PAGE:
For someone who still considers himself a novice at writing a weekly commentary, I struggle coming up with a topic each week, frequently agonizing throughout the weekend, trying to play out some outlines in my head before sitting down in front of the computer Sunday evening to work up the first draft. Somehow the folks in Washington and Albany continue to provide me material to work with and I hope that, for you, the reader, they are matters of interest, worth investing some time to digest.
Well, this last week was a real bell ringer, starting the landmark decision by the Supreme Court on the Affordable Health Care Act. Not only was the outcome a surprise, as most pundits had the odds on the Court’s finding at least a portion of the legislation unconstitutional, but the votes by Chief Justice Roberts and Justice Kennedy seemed out of character. In the 5-4 split decision the normally conservative Roberts opted to side with the more liberal justices, while Justice Kennedy, a moderate, who normally comes in on the side of the more liberal judges, opted to rule with the majority.
Going into the major ruling last week the Supreme Court, like most branches of government these days, hasn’t posted a high favorable rating among the American public. Prior to the most recent rulings, the Rasmussen Report had the justices at a 34 percent excellent or good rating while 17 percent rated the court poor. After the rulings, the excellent to good rating dropped to 22 percent, while the poor rating had increased to 30 percent. Now, I’m no expert on constitutional law or the voting records of the justices, but it seems to me that over the course of time, based on the presidential appointments, justices bring a certain political slant to the bench. I do understand the justices are supposed to be impartial, but let’s face it, in Washington, to reach the level of a lifetime appointment in the Supreme Court, the highest in our land, I must admit I am skeptical that all that political baggage can be left at the door. We carry a certain bias slant based on years of experience.
I can’t help but notice that, given the time the Court had to deliberate the merits of the legislation, the positions on both side of the argument, the current public opinion regarding the Affordable Health Care Act and the opinion shared by many that the vote would come down to Justice Kennedy’s vote, that once it became apparent to the court members that it was to be a 5-4 split decision upholding the constitutionality by considering it a tax and not a forced mandate, that the justices did two things to posture the court. Firstly, they found a solution by sending the final decision on Affordable Health Care back to the people, leaving its future in the hands of the voters during the fall election. Secondly, could Justice Roberts and Justice Kennedy, once they realized nothing would change the 5-4 vote, reverse roles to give the appearance of a vote not along partisan lines? Now, nobody’s saying it, but one can’t help, in this political climate, to be skeptical, especially when Justice Roberts joked that now the court has finished its session he will go to an “impregnable island fortress.” I think the court punted the ball back to the American people, and perhaps that’s where the final decision on this legislation should ultimately reside.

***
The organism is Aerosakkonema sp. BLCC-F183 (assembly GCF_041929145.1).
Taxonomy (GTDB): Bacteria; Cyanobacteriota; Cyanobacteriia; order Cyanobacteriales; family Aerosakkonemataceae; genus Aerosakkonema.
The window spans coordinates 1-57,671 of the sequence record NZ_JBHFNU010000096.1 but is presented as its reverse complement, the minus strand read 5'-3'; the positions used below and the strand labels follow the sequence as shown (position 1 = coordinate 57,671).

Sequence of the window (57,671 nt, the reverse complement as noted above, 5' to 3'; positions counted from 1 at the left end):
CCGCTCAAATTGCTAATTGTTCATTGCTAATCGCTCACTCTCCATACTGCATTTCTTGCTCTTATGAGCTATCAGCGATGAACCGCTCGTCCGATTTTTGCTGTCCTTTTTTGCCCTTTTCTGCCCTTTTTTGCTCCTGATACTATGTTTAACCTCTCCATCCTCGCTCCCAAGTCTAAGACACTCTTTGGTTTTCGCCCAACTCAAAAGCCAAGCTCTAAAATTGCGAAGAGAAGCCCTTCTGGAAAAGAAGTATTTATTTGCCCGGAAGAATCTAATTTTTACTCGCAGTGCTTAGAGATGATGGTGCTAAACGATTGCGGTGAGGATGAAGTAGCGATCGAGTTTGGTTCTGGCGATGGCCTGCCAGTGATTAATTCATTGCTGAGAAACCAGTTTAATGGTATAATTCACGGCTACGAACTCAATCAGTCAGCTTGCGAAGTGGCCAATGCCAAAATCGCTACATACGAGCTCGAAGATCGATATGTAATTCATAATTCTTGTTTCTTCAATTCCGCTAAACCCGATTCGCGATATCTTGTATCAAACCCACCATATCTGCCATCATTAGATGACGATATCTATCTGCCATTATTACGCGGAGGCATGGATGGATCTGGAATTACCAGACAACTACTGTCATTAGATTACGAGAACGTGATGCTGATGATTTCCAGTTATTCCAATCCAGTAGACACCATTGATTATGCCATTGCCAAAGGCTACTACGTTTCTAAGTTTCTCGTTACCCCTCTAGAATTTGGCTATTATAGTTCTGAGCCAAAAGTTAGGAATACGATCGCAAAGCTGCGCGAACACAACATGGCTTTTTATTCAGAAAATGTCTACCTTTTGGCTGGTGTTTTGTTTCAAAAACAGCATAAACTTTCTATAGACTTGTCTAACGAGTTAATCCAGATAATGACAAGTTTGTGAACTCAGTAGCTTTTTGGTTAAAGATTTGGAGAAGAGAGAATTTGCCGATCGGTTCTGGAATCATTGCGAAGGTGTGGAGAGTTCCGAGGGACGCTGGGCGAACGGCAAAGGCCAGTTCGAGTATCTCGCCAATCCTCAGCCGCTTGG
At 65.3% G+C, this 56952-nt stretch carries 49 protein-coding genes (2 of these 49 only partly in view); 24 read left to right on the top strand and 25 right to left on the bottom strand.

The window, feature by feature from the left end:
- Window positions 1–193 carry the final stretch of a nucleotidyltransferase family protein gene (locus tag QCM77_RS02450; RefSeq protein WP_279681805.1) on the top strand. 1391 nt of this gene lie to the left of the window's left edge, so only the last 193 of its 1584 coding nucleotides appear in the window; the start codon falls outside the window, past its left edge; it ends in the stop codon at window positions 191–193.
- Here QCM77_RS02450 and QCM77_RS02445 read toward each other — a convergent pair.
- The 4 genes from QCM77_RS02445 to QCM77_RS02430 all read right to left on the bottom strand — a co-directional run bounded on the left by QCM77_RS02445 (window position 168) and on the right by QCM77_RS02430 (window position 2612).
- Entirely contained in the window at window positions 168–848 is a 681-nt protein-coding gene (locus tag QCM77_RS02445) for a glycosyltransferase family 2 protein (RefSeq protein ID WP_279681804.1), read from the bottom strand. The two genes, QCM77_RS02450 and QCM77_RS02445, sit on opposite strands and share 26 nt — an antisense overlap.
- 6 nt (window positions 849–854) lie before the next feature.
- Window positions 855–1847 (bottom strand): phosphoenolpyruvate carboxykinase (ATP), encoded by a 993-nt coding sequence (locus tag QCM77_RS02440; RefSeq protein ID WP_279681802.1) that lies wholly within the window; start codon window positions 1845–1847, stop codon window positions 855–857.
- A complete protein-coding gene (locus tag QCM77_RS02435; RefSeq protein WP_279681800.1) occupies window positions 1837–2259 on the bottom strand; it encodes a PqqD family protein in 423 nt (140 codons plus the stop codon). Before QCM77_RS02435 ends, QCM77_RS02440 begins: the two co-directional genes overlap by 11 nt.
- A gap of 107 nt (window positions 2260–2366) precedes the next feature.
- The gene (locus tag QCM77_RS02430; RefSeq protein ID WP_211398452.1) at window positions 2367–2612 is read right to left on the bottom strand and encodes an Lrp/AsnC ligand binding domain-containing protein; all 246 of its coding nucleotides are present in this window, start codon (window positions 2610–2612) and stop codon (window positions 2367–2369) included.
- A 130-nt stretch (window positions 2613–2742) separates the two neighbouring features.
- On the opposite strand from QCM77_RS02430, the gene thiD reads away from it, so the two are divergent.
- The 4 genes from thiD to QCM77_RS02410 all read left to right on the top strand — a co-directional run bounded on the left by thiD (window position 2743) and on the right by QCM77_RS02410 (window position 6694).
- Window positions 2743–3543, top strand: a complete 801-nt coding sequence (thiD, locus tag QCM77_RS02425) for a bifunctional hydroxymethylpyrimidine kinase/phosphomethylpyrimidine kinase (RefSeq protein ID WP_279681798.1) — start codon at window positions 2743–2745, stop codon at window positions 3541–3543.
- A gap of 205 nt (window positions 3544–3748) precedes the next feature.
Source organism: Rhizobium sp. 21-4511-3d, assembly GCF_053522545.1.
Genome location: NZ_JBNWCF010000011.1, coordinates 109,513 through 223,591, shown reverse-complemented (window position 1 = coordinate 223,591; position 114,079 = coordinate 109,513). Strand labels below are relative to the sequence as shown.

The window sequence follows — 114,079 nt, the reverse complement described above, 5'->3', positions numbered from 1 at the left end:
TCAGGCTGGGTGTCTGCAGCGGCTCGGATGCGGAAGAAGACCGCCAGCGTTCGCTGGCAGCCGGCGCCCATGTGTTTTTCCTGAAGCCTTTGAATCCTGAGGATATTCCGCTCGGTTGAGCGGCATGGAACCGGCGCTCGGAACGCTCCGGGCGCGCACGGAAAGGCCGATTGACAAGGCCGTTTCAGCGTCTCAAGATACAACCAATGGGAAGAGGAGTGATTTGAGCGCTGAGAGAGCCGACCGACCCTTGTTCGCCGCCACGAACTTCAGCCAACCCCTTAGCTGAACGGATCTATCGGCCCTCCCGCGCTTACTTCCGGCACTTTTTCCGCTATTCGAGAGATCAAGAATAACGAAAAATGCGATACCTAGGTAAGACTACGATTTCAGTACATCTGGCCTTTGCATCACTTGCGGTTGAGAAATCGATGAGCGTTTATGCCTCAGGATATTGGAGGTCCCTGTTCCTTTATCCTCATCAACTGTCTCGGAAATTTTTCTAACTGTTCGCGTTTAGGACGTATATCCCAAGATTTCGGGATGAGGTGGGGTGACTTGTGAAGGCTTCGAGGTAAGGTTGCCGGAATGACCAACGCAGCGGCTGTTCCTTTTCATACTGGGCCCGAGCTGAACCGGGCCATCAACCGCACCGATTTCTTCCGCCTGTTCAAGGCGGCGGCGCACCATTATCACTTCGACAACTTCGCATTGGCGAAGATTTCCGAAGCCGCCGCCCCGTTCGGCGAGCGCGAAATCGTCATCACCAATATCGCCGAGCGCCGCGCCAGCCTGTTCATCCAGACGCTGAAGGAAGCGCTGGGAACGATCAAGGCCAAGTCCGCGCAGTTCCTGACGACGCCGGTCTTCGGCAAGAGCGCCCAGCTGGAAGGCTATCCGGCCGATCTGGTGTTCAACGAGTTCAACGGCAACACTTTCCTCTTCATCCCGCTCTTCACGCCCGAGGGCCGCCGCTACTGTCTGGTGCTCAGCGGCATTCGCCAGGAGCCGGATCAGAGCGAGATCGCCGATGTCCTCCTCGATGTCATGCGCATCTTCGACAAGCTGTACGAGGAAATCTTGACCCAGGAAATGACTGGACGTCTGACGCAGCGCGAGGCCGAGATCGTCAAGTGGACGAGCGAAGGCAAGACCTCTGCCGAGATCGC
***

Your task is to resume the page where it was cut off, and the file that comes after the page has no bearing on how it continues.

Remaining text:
On the same day the court ruled on health care, we witnessed Nancy Pelosi lead more than 100 Democrats up the aisle and out of the House chamber to boycott the first of two Attorney General Holder contempt votes, saying Republicans were more interested in shameful election-year politics than getting their hands on documents for the Fast and Furious debacle. Instead of doing their jobs they stood outside and in unison shouted “Shameful – Shameful” showing their contempt for their Republican counterparts. It’s hard to respect the institution and these members with grandstanding such as this. Thankfully Democrat representative William Owens, who represents many of our readers, stayed on the floor and voted for “transparency.” Regardless of which way he voted, he did the job he was elected to do by staying at his post and registering his vote on behalf of his constituents.
Regardless of your personal feelings on health care, immigration or the Holder contempt hearings, the craziness of all these political tactics should leave us all wondering what’s the real truth, who can we really believe and how on earth can we get these people to stop the childish fighting and get to work solving the real problems facing our nation and our children?
Dan Alexander is publisher and CEO of Denton Publications. Reach him at firstname.lastname@example.org.